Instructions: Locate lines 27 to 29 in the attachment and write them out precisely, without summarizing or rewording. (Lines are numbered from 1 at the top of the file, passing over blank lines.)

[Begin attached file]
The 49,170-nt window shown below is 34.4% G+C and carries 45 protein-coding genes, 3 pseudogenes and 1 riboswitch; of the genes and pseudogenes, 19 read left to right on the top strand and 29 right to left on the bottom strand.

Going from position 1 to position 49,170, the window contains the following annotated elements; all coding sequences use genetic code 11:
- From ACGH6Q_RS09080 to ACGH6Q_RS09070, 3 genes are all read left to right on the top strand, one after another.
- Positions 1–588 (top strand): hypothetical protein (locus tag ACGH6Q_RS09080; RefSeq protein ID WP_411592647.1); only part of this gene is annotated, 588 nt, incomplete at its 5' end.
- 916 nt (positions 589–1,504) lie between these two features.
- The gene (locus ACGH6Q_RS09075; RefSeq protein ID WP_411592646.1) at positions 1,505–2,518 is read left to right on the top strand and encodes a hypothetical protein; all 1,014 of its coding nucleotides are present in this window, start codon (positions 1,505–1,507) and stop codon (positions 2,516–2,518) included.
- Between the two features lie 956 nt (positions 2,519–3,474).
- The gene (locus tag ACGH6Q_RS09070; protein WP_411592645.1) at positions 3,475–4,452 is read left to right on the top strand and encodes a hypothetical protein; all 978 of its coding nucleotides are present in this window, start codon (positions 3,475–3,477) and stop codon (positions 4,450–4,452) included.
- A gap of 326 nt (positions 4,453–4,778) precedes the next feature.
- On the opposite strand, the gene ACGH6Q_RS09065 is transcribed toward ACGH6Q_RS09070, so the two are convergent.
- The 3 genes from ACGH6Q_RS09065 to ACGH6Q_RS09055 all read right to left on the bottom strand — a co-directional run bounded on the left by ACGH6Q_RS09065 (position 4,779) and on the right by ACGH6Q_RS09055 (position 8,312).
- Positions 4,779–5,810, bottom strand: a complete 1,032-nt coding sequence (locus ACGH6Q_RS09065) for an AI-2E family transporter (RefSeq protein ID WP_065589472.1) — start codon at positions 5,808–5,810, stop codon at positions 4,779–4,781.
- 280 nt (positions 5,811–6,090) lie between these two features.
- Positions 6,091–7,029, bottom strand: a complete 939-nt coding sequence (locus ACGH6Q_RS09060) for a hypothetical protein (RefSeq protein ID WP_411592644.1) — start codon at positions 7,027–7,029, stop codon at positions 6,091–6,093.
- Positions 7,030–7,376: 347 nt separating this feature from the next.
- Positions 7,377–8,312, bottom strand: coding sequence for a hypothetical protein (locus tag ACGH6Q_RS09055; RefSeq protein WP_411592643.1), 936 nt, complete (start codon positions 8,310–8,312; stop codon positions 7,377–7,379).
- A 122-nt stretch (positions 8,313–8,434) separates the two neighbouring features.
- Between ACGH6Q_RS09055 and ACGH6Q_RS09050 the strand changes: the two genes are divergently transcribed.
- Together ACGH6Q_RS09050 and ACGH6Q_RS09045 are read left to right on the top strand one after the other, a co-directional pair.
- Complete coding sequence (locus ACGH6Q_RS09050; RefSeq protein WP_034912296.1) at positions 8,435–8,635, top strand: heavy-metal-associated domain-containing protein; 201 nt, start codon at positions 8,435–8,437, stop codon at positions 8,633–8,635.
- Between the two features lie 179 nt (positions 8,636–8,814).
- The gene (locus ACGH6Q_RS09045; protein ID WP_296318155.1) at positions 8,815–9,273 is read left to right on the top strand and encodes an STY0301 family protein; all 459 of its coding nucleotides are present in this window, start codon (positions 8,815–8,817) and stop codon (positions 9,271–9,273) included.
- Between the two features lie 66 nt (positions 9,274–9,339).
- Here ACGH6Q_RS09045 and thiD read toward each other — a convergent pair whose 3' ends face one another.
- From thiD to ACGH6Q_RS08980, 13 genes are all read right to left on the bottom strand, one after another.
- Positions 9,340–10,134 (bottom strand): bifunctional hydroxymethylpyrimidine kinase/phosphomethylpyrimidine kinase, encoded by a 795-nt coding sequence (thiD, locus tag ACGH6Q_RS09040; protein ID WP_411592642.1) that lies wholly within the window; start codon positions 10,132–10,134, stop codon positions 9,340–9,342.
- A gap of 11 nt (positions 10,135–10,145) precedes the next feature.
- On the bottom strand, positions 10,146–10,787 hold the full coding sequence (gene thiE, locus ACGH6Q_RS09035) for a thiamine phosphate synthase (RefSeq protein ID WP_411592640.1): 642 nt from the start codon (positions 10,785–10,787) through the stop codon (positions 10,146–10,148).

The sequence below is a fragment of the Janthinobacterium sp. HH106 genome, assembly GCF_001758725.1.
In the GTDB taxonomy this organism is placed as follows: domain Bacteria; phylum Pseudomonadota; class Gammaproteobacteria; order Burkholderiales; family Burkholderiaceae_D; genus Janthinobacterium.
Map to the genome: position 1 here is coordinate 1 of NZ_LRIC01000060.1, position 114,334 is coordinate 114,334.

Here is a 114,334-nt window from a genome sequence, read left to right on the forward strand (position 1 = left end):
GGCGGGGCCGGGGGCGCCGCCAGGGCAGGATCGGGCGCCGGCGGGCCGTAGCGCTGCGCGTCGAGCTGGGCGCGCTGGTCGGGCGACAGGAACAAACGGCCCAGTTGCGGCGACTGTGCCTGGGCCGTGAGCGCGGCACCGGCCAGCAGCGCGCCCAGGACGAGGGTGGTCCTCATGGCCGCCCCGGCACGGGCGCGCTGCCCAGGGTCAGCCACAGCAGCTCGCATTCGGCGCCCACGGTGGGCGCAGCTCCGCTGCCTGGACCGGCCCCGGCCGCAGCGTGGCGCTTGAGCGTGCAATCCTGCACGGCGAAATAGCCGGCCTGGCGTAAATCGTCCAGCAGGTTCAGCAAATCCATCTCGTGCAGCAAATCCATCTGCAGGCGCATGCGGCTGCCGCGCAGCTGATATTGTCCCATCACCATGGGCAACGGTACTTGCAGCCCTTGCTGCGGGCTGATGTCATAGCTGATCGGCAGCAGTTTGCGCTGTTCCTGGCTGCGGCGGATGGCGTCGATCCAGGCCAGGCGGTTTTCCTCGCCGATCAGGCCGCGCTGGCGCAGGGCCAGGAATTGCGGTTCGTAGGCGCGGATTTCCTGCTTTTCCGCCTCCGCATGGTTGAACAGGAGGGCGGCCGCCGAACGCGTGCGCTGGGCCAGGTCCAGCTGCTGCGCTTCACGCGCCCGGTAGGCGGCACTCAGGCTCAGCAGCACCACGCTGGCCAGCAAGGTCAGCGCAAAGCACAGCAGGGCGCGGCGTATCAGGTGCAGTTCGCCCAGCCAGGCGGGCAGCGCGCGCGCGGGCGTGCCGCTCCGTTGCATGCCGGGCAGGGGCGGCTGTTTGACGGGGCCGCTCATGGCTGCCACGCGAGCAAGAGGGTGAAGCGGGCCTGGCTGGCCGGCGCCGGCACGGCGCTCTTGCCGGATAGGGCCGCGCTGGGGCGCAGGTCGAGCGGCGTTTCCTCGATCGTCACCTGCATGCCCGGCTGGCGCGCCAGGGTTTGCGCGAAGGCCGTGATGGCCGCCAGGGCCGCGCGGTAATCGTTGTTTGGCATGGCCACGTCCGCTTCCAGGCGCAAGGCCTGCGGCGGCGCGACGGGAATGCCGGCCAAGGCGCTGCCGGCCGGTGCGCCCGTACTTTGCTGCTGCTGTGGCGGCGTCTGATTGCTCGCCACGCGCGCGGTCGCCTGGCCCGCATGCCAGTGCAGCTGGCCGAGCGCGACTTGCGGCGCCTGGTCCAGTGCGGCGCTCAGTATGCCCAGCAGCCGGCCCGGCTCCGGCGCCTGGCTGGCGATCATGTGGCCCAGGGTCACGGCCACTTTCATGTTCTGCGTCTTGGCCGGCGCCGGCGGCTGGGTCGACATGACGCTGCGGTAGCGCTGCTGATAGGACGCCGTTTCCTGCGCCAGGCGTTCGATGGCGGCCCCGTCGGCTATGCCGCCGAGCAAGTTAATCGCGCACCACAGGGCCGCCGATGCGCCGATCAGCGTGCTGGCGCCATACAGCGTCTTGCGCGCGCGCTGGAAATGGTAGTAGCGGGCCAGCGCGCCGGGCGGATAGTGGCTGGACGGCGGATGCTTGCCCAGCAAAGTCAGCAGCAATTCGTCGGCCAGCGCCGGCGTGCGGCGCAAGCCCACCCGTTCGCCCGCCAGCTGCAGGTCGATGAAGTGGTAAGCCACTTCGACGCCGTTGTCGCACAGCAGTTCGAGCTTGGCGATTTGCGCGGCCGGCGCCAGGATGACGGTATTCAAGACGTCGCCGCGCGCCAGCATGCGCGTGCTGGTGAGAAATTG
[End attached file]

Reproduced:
- A gap of 11 nt (positions 10,135–10,145) precedes the next feature.
- On the bottom strand, positions 10,146–10,787 hold the full coding sequence (gene thiE, locus ACGH6Q_RS09035) for a thiamine phosphate synthase (RefSeq protein ID WP_411592640.1): 642 nt from the start codon (positions 10,785–10,787) through the stop codon (positions 10,146–10,148).

The sequence below is a fragment of the Janthinobacterium sp. HH106 genome, assembly GCF_001758725.1.